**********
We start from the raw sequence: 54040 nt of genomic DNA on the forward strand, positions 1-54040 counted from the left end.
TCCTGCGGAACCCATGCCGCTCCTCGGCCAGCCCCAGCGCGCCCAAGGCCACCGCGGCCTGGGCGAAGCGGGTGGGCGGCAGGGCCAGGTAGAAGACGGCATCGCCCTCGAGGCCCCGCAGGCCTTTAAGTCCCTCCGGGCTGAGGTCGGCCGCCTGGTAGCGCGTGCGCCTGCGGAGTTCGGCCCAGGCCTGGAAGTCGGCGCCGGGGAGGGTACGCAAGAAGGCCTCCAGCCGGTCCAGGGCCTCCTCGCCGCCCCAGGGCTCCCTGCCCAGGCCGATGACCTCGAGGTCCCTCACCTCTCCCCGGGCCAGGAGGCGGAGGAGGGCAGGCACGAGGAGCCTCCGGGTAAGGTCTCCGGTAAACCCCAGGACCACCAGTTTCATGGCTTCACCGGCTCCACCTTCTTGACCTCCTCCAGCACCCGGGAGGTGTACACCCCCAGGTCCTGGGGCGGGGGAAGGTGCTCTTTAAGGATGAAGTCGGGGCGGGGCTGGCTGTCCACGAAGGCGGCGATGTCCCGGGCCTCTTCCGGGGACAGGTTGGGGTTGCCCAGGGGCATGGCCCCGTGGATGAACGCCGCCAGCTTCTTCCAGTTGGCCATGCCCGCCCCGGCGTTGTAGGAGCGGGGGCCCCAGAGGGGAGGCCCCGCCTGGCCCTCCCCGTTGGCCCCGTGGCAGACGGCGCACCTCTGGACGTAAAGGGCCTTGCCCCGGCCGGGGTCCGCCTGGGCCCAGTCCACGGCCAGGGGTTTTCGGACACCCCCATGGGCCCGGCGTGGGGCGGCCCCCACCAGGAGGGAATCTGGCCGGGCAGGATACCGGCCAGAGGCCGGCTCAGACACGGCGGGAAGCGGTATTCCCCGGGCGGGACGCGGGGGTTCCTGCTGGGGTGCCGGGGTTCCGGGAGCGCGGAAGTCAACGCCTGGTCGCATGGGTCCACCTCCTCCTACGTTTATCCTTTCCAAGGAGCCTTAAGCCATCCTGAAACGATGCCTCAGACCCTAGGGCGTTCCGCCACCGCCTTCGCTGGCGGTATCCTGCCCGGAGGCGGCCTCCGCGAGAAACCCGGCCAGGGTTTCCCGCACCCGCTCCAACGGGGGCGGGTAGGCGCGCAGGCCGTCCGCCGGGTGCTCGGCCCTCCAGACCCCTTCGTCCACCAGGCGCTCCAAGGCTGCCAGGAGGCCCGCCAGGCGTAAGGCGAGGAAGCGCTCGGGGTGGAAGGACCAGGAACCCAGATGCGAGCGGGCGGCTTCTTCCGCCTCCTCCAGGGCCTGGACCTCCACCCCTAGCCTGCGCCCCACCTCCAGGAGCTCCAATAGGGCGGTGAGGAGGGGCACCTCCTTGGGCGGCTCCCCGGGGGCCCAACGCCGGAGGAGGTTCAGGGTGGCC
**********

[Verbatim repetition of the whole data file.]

We start from the raw sequence: 54040 nt of genomic DNA on the forward strand, positions 1-54040 counted from the left end.
TCCTGCGGAACCCATGCCGCTCCTCGGCCAGCCCCAGCGCGCCCAAGGCCACCGCGGCCTGGGCGAAGCGGGTGGGCGGCAGGGCCAGGTAGAAGACGGCATCGCCCTCGAGGCCCCGCAGGCCTTTAAGTCCCTCCGGGCTGAGGTCGGCCGCCTGGTAGCGCGTGCGCCTGCGGAGTTCGGCCCAGGCCTGGAAGTCGGCGCCGGGGAGGGTACGCAAGAAGGCCTCCAGCCGGTCCAGGGCCTCCTCGCCGCCCCAGGGCTCCCTGCCCAGGCCGATGACCTCGAGGTCCCTCACCTCTCCCCGGGCCAGGAGGCGGAGGAGGGCAGGCACGAGGAGCCTCCGGGTAAGGTCTCCGGTAAACCCCAGGACCACCAGTTTCATGGCTTCACCGGCTCCACCTTCTTGACCTCCTCCAGCACCCGGGAGGTGTACACCCCCAGGTCCTGGGGCGGGGGAAGGTGCTCTTTAAGGATGAAGTCGGGGCGGGGCTGGCTGTCCACGAAGGCGGCGATGTCCCGGGCCTCTTCCGGGGACAGGTTGGGGTTGCCCAGGGGCATGGCCCCGTGGATGAACGCCGCCAGCTTCTTCCAGTTGGCCATGCCCGCCCCGGCGTTGTAGGAGCGGGGGCCCCAGAGGGGAGGCCCCGCCTGGCCCTCCCCGTTGGCCCCGTGGCAGACGGCGCACCTCTGGACGTAAAGGGCCTTGCCCCGGCCGGGGTCCGCCTGGGCCCAGTCCACGGCCAGGGGTTTTCGGACACCCCCATGGGCCCGGCGTGGGGCGGCCCCCACCAGGAGGGAATCTGGCCGGGCAGGATACCGGCCAGAGGCCGGCTCAGACACGGCGGGAAGCGGTATTCCCCGGGCGGGACGCGGGGGTTCCTGCTGGGGTGCCGGGGTTCCGGGAGCGCGGAAGTCAACGCCTGGTCGCATGGGTCCACCTCCTCCTACGTTTATCCTTTCCAAGGAGCCTTAAGCCATCCTGAAACGATGCCTCAGACCCTAGGGCGTTCCGCCACCGCCTTCGCTGGCGGTATCCTGCCCGGAGGCGGCCTCCGCGAGAAACCCGGCCAGGGTTTCCCGCACCCGCTCCAACGGGGGCGGGTAGGCGCGCAGGCCGTCCGCCGGGTGCTCGGCCCTCCAGACCCCTTCGTCCACCAGGCGCTCCAAGGCTGCCAGGAGGCCCGCCAGGCGTAAGGCGAGGAAGCGCTCGGGGTGGAAGGACCAGGAACCCAGATGCGAGCGGGCGGCTTCTTCCGCCTCCTCCAGGGCCTGGACCTCCACCCCTAGCCTGCGCCCCACCTCCAGGAGCTCCAATAGGGCGGTGAGGAGGGGCACCTCCTTGGGCGGCTCCCCGGGGGCCCAACGCCGGAGGAGGTTCAGGGTGGCC